March 15, 2017 / 9:46 PM / a year ago

UPDATE 2-Moody's revises Brazil outlook to 'stable' on economic hope

By Bruno Federowski

SAO PAULO, March 15 (Reuters) - Moody’s Investors Service on Wednesday revised upward the ratings outlook for Brazil’s sovereign rating to stable from negative, saying Latin America’s largest economy was poised to exit its deepest recession on record.

In a statement, Moody’s Vice President Samar Maziad said a stabler macroeconomic outlook is likely to bolster the government’s reform agenda, supporting Brazil’s Ba2 rating.

Concerns over potential spillovers from fiscal woes at state-controlled oil company Petróleo Brasileiro SA and at state governments have also abated, he added.

President Michel Temer said in statement that the outlook change was recognition by Moody’s of his government’s “efforts to recover credibility in the Brazilian economy, reduce inflation and restore growth.”

Finance Minister Henrique Meirelles said Moody’s move reflected improved fundamentals in an economy that is beginning to turn around, the approval of a cap on federal spending and the advance of reforms of the pension system and labor laws.

Some analysts have been turning slightly more optimistic about Brazil’s economic prospects amid fickle signs of a rebound as Temer advances with structural reforms.

Still, many remain cautious due to corruption investigations ensnaring senior members of the administration and a larger-than-expected contraction in the economy at the end of last year.

Front-month Brazilian real future contracts extended gains following Moody’s decision. Spot markets for the currency and stocks were closed at the time.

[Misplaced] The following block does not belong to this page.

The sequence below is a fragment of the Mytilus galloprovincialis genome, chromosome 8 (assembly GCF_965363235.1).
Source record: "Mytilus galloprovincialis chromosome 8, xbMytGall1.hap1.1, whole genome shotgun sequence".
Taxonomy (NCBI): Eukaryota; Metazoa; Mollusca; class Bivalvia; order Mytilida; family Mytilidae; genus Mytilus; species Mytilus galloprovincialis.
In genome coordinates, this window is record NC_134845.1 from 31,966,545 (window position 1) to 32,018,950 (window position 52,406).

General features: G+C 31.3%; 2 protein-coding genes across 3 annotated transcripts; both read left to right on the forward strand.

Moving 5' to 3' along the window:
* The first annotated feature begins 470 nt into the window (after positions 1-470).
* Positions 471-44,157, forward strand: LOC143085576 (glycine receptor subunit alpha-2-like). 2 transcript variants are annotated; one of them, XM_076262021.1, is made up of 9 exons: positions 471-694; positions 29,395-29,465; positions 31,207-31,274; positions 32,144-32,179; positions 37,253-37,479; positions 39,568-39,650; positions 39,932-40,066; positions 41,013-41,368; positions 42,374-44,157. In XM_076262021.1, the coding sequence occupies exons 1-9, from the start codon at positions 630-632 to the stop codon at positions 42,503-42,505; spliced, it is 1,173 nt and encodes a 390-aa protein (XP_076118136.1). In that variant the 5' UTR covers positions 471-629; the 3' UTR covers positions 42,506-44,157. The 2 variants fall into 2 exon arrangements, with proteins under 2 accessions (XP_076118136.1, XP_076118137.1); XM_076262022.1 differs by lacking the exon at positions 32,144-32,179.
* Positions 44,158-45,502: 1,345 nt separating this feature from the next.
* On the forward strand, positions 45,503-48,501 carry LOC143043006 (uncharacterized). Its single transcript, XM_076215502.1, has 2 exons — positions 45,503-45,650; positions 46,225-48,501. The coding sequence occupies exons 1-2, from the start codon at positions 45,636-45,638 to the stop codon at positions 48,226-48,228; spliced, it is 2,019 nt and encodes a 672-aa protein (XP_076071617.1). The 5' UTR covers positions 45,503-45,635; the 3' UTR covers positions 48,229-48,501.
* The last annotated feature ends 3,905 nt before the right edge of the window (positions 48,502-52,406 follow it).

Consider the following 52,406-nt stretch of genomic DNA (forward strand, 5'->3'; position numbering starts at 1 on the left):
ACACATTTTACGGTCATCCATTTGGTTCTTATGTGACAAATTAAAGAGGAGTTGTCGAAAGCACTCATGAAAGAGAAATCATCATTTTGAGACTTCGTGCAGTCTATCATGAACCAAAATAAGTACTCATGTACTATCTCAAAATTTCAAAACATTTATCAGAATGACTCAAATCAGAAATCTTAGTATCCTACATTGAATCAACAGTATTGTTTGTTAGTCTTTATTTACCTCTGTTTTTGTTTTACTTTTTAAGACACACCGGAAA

Moody’s last cut Brazil’s sovereign debt in February 2016, downgrading it by two notches into junk territory as former President Dilma Rousseff struggled to shore up public finances.

Now, the agency said it could upgrade it for the first time since 2011 if structural reforms, including a revamp of the country’s costly pension system, boost economic growth or lower government debt.

Following the ouster of his leftist predecessor last year, Temer spearheaded a campaign to balance Brazil’s budget, amending the constitution to limit growth of government spending for two decades.

A sovereign ratings upgrade will also hinge on signs of commitment to the spending ceiling after a highly uncertain 2018 presidential election, which Temer has pledged to abstain from, Moody’s said.

On the other hand, threats to the “implementation of fiscal reforms and compliance with the spending cap — particularly delays in passing social security reform — would put negative pressure on the rating,” Maziad wrote.

Brazil is rated BB with a negative outlook by rival agencies Standard & Poor’s and Fitch Ratings. (Reporting by Bruno Federowski; Editing by Daniel Flynn and Jonathan Oatis)

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